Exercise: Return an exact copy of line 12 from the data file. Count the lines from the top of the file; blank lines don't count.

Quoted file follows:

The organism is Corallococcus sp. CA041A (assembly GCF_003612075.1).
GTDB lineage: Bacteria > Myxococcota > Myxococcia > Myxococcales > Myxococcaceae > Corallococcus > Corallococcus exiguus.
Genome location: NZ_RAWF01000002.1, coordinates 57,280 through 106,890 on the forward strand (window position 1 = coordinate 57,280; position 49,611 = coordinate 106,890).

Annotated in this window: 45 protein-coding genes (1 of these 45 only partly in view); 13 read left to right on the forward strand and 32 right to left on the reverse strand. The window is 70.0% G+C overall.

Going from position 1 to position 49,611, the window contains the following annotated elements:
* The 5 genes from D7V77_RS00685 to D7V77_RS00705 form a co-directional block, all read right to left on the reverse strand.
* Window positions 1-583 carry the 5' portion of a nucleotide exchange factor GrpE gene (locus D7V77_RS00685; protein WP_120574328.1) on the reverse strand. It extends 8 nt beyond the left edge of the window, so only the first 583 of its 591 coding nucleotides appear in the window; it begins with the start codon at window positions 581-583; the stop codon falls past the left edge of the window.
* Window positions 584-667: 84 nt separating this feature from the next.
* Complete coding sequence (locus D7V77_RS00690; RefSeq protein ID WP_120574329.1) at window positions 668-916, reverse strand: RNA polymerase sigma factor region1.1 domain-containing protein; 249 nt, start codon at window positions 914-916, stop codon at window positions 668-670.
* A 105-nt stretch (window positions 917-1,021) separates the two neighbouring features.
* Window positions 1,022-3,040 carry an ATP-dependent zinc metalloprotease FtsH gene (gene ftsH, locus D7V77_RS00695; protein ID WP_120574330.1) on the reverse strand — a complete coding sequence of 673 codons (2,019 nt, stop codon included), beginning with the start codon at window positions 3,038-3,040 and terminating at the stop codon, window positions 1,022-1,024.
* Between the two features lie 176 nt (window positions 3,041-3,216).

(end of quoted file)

* Between the two features lie 176 nt (window positions 3,041-3,216).